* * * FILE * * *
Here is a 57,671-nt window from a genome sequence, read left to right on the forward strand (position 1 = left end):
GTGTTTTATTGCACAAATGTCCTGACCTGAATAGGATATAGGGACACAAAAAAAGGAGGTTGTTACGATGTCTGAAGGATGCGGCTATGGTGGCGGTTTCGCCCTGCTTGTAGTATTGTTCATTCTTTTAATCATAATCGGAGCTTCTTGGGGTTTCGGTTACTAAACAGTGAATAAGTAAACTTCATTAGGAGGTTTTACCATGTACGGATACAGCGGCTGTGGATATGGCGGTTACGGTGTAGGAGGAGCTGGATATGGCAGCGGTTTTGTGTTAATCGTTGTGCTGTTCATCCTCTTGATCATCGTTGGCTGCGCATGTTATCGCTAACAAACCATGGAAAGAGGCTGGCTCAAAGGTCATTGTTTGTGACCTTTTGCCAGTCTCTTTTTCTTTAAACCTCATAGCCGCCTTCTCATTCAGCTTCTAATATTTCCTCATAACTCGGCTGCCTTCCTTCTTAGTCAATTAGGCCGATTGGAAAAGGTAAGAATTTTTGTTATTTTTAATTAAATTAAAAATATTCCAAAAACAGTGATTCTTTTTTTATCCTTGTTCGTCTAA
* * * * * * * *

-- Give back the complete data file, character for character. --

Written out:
Here is a 57,671-nt window from a genome sequence, read left to right on the forward strand (position 1 = left end):
GTGTTTTATTGCACAAATGTCCTGACCTGAATAGGATATAGGGACACAAAAAAAGGAGGTTGTTACGATGTCTGAAGGATGCGGCTATGGTGGCGGTTTCGCCCTGCTTGTAGTATTGTTCATTCTTTTAATCATAATCGGAGCTTCTTGGGGTTTCGGTTACTAAACAGTGAATAAGTAAACTTCATTAGGAGGTTTTACCATGTACGGATACAGCGGCTGTGGATATGGCGGTTACGGTGTAGGAGGAGCTGGATATGGCAGCGGTTTTGTGTTAATCGTTGTGCTGTTCATCCTCTTGATCATCGTTGGCTGCGCATGTTATCGCTAACAAACCATGGAAAGAGGCTGGCTCAAAGGTCATTGTTTGTGACCTTTTGCCAGTCTCTTTTTCTTTAAACCTCATAGCCGCCTTCTCATTCAGCTTCTAATATTTCCTCATAACTCGGCTGCCTTCCTTCTTAGTCAATTAGGCCGATTGGAAAAGGTAAGAATTTTTGTTATTTTTAATTAAATTAAAAATATTCCAAAAACAGTGATTCTTTTTTTATCCTTGTTCGTCTAA